NEW YORK -- The New York City Retirement Systems is overhauling risk oversight systems and procedures for its $89 billion in retirement assets.
As a result, automated compliance monitoring, risk attribution, portfolio risk/reward analytics and improved external manager risk reporting are expected to be in place by year's end.
By early 1999, New York officials expect to add a total plan risk measurement system and a new management information system.
New York's move to revamp its risk controls and systems is in part driven by the work Jon Lukomnik, deputy comptroller, has done with the Risk Standards Working Group. That panel, composed mainly of pension executives, created a model for pension officials to evaluate their risk management practices.
Moreover, the big unexpected investment losses of a few years ago, such as those of Orange County, Calif., spurred many in the city to take a closer look at New York's risk practices, said Harris M. Lirtzman, director, risk oversight, in New York City's bureau of asset management.
Despite the changes to the risk systems, the five pension funds that comprise the New York City Retirement Systems won't change the way they manage assets, Mr. Lukomnik said. Instead, the systems will allow for better oversight and management of external managers, and for possible minor refinements, he said.
The new systems are not a magic bullet, Mr. Lukomnik said. They serve as a "gut check to be used in conjunction with other tools."
New York officials are relying on both the city's primary custodian, Citibank N.A., New York, and one of its pension consultants, RogersCasey & Associates Inc., Darien, Conn., for help in creating the new risk management approach, in part because of budgetary constraints.
But the changes will not be based solely on technology.
"What we're trying to do here is balance a quantitative and qualitative approach to risk management," Mr. Lirtzman said.
The added use of technology will free up other resources to look at the bigger picture from a risk perspective, he said.
New York will use a compliance monitoring system offered by Decalog BV, a subsidiary of Oshap Technologies Ltd., Herzliya, Israel. The Decalog system, IDEE, will be offered through a licensing agreement with Citibank.
The compliance system will supplement existing investment position and trade controls with daily reports identifying breaches of controls and triggering penalties.
Citibank will provide New York with risk attribution and risk/reward analytics through a licensing of software from BARRA Inc., Berkeley, Calif., Mr. Lirtzman said. The BARRA system should be in use in New York by the end of this year.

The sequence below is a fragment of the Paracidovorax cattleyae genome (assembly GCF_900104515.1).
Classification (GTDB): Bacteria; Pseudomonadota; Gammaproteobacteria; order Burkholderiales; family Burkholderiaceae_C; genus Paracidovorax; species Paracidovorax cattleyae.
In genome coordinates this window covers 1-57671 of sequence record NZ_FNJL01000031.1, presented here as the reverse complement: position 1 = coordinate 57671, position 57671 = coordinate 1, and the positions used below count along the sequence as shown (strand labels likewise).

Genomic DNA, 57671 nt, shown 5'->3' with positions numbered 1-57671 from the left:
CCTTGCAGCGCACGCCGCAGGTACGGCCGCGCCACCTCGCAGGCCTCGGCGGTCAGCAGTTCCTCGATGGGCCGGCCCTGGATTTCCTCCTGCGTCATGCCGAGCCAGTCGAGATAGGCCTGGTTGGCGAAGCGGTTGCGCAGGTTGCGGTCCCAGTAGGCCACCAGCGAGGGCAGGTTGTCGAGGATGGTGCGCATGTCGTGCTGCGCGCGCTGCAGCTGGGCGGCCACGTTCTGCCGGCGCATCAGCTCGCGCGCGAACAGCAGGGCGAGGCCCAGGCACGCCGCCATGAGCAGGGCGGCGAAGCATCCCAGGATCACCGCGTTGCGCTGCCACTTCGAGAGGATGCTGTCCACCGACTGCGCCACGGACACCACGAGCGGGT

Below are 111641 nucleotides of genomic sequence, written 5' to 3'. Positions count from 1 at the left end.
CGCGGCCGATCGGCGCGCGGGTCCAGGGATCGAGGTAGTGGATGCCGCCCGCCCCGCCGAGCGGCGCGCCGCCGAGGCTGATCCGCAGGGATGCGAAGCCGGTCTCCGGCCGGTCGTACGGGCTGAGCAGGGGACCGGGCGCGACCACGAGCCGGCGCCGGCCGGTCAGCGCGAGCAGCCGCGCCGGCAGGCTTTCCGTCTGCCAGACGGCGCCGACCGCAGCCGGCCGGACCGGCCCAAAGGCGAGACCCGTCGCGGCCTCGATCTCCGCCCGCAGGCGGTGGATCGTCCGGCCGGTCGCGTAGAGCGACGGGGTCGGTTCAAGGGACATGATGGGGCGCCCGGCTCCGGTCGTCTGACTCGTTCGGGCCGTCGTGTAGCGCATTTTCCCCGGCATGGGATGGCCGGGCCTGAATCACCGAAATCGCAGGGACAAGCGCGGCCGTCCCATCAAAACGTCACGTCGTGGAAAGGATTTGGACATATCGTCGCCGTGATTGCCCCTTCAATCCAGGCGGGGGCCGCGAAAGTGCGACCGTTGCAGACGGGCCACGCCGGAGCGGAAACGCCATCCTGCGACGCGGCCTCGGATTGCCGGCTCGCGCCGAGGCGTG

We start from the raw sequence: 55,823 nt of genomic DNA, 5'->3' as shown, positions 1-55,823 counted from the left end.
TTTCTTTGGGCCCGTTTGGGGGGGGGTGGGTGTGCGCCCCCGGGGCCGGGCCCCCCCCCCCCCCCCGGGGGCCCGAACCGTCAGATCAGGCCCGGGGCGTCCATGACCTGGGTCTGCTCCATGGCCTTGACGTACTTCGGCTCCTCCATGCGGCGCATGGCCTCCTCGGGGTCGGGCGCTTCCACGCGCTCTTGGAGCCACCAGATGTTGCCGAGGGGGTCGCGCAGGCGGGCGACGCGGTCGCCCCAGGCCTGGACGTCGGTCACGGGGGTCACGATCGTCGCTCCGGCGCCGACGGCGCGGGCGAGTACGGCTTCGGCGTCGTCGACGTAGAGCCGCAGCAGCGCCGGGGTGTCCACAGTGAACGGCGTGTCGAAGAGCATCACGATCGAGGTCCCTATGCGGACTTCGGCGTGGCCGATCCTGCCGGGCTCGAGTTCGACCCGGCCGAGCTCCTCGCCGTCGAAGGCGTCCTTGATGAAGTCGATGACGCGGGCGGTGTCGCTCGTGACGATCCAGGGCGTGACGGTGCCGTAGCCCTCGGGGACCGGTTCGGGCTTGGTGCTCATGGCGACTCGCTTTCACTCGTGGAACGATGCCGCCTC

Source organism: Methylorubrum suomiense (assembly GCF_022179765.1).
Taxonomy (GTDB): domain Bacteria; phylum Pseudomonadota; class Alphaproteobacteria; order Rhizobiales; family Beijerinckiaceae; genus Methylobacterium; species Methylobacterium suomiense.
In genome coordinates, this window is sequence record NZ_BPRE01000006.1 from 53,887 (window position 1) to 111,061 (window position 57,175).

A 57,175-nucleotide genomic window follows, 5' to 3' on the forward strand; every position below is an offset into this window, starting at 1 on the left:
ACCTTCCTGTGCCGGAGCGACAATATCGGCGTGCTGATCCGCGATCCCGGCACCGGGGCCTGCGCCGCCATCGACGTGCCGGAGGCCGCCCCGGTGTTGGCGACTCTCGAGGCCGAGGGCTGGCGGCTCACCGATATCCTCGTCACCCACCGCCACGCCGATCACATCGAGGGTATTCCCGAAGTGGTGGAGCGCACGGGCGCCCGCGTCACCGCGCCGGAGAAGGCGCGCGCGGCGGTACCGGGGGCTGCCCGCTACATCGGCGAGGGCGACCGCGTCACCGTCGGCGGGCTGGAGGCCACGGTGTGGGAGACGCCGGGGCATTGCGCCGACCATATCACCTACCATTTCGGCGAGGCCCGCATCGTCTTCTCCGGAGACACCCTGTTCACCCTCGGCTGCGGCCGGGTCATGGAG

RogersCasey, the consultant to the New York City Teachers' Retirement System, and a unit of BARRA, performed some test runs on the teachers' portfolio using the BARRA analytics, he said.
Likewise, a different Citibank-licensed BARRA system will be used for total portfolio risk analytics that will be based on value at risk. The VAR-based system will be used for shaping long-term policy and tracking and evaluating external managers, he said.
Mr. Lirtzman took over in September, after a smaller-scale internally run effort was dropped.
Mr. Lirtzman previously was chief of staff in the New York City Housing Authority. Before that, he was an investment banker at Merrill Lynch & Co., New York, he said.
Cost is always an issue, but Mr. Lukomnik said city Comptroller Alan G. Hevesi has been supportive in providing needed resources for risk management.
No specifics on cost were provided, but the risk management package was negotiated as part of the city's overall pension fund custody contract with Citibank. Given that New York City is Citibank's largest pension custody client and one of its first users of the risk package, the fee schedule probably was favorable.
Mr. Lukomnik noted Mr. Lirtzman's efforts have met less resistance from staff members than expected.
"I expected an initial period of resentment," Mr. Lukomnik said. But after just a few months of work, staffers are eager to bring Mr. Lirtzman into new projects, he said.
New York City staffers also want to gain the support of the fund's external managers, but don't want to pressure them unduly.
"How do you support an existing risk culture without strangling it?" Mr. Lirtzman said.
He said a major part of his work will be an improvement in the quality of reporting.
The risk information will be integrated into existing reports that will be streamlined, with the goal of keeping the risk data understandable, he said. Too much data can overwhelm people, he said.
Although New York has several specific changes planned, Mr. Lirtzman's role will not end when those changes are completed.
"I'm going to be busy for several years," he said.
And Mr. Lukomnik added: "The world isn't static. When you say you're done, you're dead."